Joh 1:17: "For the law was given through Moses; grace and truth came through Jesus Christ."

It may be said that the giving of the Law, by which Israel was constituted the people and nation of God, was a continuance of God's original creation -- or even the first, rudimentary, steps of His spiritual creation: men and women were being reconstituted or reborn as His own special family. So it is reasonable that the first, elementary, part of the Spiritual Creation would be seen by John as yet another pattern pointing forward to the fullness of the Spiritual Creation as it would be realized in the Son of God. What Yahweh began in Moses He finished -- or rather, will finish -- in Christ.


Joh 1:18: "No one has ever seen God, but the only begotten Son, who is at the Father's side, has made him known."

The only begotten Son is 'in the bosom of the Father', an idiom for closeness or nearness: cp Joh 13:23. (Is this phrase a commentary of John, after the facts of the history, referring to Christ who was then in heaven?)

The Son has declared, or interpreted, the Father. In this final verse of the prologue is the climactic and ultimate statement of the career of the Logos, "the Word of God made flesh", Jesus of Nazareth. His whole life, all his teachings, and at last and especially his death and resurrection and ascension to heaven, all "expound" or "interpret" his heavenly Father.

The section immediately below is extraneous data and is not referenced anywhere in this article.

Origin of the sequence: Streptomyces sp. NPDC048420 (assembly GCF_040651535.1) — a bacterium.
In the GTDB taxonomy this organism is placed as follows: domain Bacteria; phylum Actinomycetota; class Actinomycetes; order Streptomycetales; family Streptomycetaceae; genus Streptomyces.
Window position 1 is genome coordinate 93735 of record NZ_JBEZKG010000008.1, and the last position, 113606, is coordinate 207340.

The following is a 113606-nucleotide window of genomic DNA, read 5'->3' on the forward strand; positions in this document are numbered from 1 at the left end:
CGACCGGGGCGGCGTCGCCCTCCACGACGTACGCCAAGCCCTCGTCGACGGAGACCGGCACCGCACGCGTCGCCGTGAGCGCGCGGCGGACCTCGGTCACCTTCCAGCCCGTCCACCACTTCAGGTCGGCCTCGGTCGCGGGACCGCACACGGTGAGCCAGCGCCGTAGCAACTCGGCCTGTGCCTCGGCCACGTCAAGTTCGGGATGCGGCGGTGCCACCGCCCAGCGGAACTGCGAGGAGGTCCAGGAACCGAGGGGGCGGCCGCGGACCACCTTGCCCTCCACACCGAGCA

Thus it is possible to read all of John's Prologue as a statement about Christ, the Logos or "Word" of God in human form and expression, and the work of a new, spiritual Creation which God is carrying on through him. Indeed, this is a "Creation" which is far from finished -- but one at which the Father, and the Son, continue to work to this very day. It will not be finished until every last redeemed one has been gathered in the great multitude standing before the throne of God. Indeed, so far as we know, it may not be finished even then!